Pumpkin and squash crops (Cucurbita spp.) are entirely dependent upon insect pollinators for reproduction. These crops have staminate (male or pollen producing) flowers and pistillate (female or pollen receiving) flowers that each last a single day. Pollen must be transferred by insects from the staminate to the pistillate flowers to produce a marketable fruit. Nectar and pollen production in these crops is copious and they are attractive to many insects for that reason. Our study focused on the pollen produced by squash flowers.
In Ontario, Canada, the most important pollinator of pumpkin and squash crops is the wild hoary squash bee (Eucera pruinosa), a ground-nesting, solitary bee that is also a pollen specialist on plants in the Cucurbita genus. In many parts of its present range, including Ontario, the only source of pollen for this bee species is Cucurbita crops because no wild Cucurbita are present. Although they do visit flowers and provide pollination services, male hoary squash bees do not participate in harvesting pollen to feed to their offspring. Because of this, in this study we focused on female hoary squash bees only.
As such, in this context we have a unique opportunity to study pollen partitioning between a crop plant and a wild pollinator. In this cropping system, to evaluate how pollen is partitioned between the plant’s reproductive needs (to set seed and produce a viable marketable fruit) and the bee’s reproductive needs (to produce viable offspring), we measured pollen production by staminate (pollen producing) squash flowers, the pollen dislodged from the anthers and lost as waste due to the activities of bees in staminate squash flowers, squash pollen loads collected by female squash bees in a single foraging trip, and the number of pollen grains in fully provisioned hoary squash bee nest cells.
We then compared these to the crop’s pollination requirements (2500 pollen grains deposited on a stigma for maximum pollination) as reported in the literature and the flower sex ratio of acorn squash (2 staminate flowers to 1 pistillate flower). Under these circumstances, each staminate flower would contribute 1250 pollen grains to each pistillate flower for the purposes of plant reproduction.
In this pollination system study, which excludes all bees except female hoary squash bees, the plant incurs costs to produce pollen to ensure its own reproduction via insect pollination. These costs could be considered the cost of pollination services by the bee. Overall, we found that about 13% (2,136 pollen grains) of the total pollen produced by the staminate flowers was wasted. Of the remaining 14,160 pollen grains, 1,250 grains (~9%) were needed to maximize pollination, leaving 12,910 pollen grains (~91%) available to hoary squash bee females to provision cells in their underground nests where they raise their offspring. As such, using the services of hoary squash bees, the crop incurs about tenfold cost in pollen grains to achieve maximum pollination of about 2,500 pollen grains per pistillate flower.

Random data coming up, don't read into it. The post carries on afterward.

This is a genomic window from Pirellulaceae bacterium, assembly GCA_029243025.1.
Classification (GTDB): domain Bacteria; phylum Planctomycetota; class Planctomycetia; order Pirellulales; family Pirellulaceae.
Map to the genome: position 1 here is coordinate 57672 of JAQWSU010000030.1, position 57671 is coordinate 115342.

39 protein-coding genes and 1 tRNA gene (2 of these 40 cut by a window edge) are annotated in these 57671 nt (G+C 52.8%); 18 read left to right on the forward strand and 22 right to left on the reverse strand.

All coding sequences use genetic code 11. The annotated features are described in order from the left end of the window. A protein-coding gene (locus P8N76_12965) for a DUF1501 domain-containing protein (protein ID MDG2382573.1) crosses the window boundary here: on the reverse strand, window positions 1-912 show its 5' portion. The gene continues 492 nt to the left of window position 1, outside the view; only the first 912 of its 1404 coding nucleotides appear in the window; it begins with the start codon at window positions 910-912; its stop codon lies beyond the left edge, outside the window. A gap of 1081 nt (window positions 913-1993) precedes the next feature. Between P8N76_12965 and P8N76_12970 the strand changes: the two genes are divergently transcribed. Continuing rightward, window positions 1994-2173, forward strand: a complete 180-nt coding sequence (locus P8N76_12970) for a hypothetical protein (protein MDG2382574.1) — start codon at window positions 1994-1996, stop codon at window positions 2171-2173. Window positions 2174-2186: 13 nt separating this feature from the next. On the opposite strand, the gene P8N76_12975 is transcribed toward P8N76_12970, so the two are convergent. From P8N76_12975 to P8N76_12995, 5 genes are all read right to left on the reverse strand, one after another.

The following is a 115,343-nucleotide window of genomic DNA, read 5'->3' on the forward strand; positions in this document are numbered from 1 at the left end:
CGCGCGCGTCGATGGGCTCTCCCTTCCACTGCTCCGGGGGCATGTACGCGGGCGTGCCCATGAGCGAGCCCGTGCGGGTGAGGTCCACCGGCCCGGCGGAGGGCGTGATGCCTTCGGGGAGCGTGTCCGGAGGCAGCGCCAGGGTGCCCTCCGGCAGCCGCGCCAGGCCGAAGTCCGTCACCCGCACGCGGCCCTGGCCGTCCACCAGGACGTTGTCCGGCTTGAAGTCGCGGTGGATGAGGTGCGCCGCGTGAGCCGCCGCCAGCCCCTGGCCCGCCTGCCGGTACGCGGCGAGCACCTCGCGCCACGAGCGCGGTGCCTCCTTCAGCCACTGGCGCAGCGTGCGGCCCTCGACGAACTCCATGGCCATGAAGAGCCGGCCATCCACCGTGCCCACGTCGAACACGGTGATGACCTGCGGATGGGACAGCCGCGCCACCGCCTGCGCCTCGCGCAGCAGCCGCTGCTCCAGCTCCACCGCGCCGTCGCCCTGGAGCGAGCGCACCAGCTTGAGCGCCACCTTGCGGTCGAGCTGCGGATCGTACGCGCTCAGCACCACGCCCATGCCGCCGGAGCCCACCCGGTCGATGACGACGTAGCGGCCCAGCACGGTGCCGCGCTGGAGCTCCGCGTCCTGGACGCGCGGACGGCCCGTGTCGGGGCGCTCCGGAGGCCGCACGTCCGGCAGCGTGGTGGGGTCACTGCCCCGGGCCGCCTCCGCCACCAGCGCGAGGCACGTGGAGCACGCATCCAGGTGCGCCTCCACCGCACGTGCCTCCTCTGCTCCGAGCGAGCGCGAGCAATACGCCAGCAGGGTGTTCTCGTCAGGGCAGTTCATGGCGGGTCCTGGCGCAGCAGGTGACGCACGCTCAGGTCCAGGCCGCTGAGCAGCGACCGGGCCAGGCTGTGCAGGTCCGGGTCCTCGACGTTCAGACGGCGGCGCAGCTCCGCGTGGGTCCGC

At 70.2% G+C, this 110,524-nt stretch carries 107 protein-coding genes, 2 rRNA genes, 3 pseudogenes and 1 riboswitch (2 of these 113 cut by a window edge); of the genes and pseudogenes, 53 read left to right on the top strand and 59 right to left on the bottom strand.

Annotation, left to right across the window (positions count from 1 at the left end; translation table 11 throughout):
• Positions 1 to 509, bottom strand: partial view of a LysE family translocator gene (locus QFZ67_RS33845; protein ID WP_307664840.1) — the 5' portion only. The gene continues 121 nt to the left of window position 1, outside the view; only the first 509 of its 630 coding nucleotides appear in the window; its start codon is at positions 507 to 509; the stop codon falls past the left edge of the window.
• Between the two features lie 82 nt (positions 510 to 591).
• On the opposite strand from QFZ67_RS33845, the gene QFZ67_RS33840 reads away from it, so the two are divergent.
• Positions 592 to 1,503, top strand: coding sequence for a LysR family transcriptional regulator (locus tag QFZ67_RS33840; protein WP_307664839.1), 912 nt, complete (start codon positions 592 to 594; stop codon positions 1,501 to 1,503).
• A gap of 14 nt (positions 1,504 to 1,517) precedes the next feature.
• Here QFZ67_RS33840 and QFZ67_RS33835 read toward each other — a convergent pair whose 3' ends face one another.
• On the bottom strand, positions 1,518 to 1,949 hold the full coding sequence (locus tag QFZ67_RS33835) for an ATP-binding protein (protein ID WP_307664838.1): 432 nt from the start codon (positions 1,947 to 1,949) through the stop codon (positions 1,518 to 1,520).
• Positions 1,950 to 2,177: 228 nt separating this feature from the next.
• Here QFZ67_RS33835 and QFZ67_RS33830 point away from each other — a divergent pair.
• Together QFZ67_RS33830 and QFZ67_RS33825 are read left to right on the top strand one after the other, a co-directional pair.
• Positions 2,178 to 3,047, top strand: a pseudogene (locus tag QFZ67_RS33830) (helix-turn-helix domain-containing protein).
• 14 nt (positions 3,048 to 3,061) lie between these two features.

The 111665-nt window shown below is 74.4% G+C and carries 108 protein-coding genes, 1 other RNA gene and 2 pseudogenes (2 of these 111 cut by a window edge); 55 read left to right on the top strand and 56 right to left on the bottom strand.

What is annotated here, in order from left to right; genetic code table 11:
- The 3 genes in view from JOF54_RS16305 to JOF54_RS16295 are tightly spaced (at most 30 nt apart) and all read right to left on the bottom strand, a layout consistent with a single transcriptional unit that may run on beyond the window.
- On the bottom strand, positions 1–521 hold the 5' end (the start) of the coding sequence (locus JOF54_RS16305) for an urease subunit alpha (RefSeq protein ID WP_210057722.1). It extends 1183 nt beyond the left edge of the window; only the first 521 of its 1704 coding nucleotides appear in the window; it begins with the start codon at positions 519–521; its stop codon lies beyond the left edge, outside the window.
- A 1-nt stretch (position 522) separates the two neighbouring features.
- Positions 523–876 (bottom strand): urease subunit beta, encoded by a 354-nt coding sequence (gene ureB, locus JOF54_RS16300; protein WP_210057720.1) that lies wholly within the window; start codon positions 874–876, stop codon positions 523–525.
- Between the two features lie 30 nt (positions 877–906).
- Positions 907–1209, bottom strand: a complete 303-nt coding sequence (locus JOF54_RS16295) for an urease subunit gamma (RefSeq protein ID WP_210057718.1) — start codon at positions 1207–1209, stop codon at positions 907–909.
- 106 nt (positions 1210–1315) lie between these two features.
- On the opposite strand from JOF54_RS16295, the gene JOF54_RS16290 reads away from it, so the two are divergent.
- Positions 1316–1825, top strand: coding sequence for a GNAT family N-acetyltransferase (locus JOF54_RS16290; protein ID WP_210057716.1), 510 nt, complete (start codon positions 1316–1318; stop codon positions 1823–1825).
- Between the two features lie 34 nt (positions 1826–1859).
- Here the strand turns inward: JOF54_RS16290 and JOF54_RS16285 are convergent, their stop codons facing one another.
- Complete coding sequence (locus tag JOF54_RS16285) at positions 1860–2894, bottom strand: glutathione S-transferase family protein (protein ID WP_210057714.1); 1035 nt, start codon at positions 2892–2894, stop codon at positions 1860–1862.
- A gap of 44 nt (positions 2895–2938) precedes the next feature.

Female hoary squash bees need about 63,000 pollen grains, (or all the pollen produced by about 5 staminate flowers after waste and pollination needs have been accounted for) to fully provision a nest cell before they can lay an egg in it. In reality, a single bee likely visits many more than 5 flowers as other females are also competing for the pollen resources and as pollen resources decline over the day. On average, the female bees carry about 3000 pollen grains into their nests from a single foraging trip. This means that a female must make about 21 foraging trips before she can amass enough pollen to produce a single offspring.
By weighing live female squash bees and the pollen loads they carry in a single foraging trip, we also found that the average amount of pollen a female hoary squash bee could carry in a single foraging trip was about 4% of her body mass. This is fairly low compared to many other wild bees who carry 7-64% of their body weight in pollen in a single foraging trip.
The information provided here contributes to the discussion about costs to plants for insect pollination services by providing an example of a concrete pollen budget for crop-wild pollinator system. However, where both male and female hoary squash bees and many other bee species are present, waste may be higher and pollen available to any single species may be lower, depending on the density of pollinator populations with respect to available pollen resources. However, it should be noted that in Ontario, Canada, hoary squash bees are the first species to begin foraging on the squash flowers when they open at dawn, followed by bumble bees, and long before honey bees or many other small solitary bees are present in large numbers, giving them the advantage of first access to pollen on the crop flowers.